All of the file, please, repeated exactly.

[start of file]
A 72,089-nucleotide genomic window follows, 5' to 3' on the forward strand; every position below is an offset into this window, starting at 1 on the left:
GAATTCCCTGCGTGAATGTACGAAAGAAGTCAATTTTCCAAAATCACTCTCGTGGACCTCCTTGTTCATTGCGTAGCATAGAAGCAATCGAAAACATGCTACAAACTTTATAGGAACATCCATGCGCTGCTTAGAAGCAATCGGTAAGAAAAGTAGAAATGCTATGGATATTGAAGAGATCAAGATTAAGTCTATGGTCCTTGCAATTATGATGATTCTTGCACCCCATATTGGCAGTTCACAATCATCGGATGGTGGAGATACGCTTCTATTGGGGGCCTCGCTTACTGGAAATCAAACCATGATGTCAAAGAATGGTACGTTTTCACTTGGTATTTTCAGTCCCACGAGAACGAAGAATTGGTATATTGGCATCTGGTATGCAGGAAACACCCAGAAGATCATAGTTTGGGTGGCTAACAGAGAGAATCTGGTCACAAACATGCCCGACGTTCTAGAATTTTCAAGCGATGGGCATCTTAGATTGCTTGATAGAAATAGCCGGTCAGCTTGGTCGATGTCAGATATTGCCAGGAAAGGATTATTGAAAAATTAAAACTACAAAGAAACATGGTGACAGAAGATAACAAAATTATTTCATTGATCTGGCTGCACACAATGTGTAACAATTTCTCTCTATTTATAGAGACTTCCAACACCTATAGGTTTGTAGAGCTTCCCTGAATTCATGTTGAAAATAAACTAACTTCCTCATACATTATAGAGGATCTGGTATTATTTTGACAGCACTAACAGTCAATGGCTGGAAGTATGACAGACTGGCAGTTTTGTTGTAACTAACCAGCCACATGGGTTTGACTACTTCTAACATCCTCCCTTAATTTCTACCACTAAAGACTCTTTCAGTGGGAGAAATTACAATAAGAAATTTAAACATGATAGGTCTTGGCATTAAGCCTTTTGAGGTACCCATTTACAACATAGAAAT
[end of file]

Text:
A 72,089-nucleotide genomic window follows, 5' to 3' on the forward strand; every position below is an offset into this window, starting at 1 on the left:
GAATTCCCTGCGTGAATGTACGAAAGAAGTCAATTTTCCAAAATCACTCTCGTGGACCTCCTTGTTCATTGCGTAGCATAGAAGCAATCGAAAACATGCTACAAACTTTATAGGAACATCCATGCGCTGCTTAGAAGCAATCGGTAAGAAAAGTAGAAATGCTATGGATATTGAAGAGATCAAGATTAAGTCTATGGTCCTTGCAATTATGATGATTCTTGCACCCCATATTGGCAGTTCACAATCATCGGATGGTGGAGATACGCTTCTATTGGGGGCCTCGCTTACTGGAAATCAAACCATGATGTCAAAGAATGGTACGTTTTCACTTGGTATTTTCAGTCCCACGAGAACGAAGAATTGGTATATTGGCATCTGGTATGCAGGAAACACCCAGAAGATCATAGTTTGGGTGGCTAACAGAGAGAATCTGGTCACAAACATGCCCGACGTTCTAGAATTTTCAAGCGATGGGCATCTTAGATTGCTTGATAGAAATAGCCGGTCAGCTTGGTCGATGTCAGATATTGCCAGGAAAGGATTATTGAAAAATTAAAACTACAAAGAAACATGGTGACAGAAGATAACAAAATTATTTCATTGATCTGGCTGCACACAATGTGTAACAATTTCTCTCTATTTATAGAGACTTCCAACACCTATAGGTTTGTAGAGCTTCCCTGAATTCATGTTGAAAATAAACTAACTTCCTCATACATTATAGAGGATCTGGTATTATTTTGACAGCACTAACAGTCAATGGCTGGAAGTATGACAGACTGGCAGTTTTGTTGTAACTAACCAGCCACATGGGTTTGACTACTTCTAACATCCTCCCTTAATTTCTACCACTAAAGACTCTTTCAGTGGGAGAAATTACAATAAGAAATTTAAACATGATAGGTCTTGGCATTAAGCCTTTTGAGGTACCCATTTACAACATAGAAAT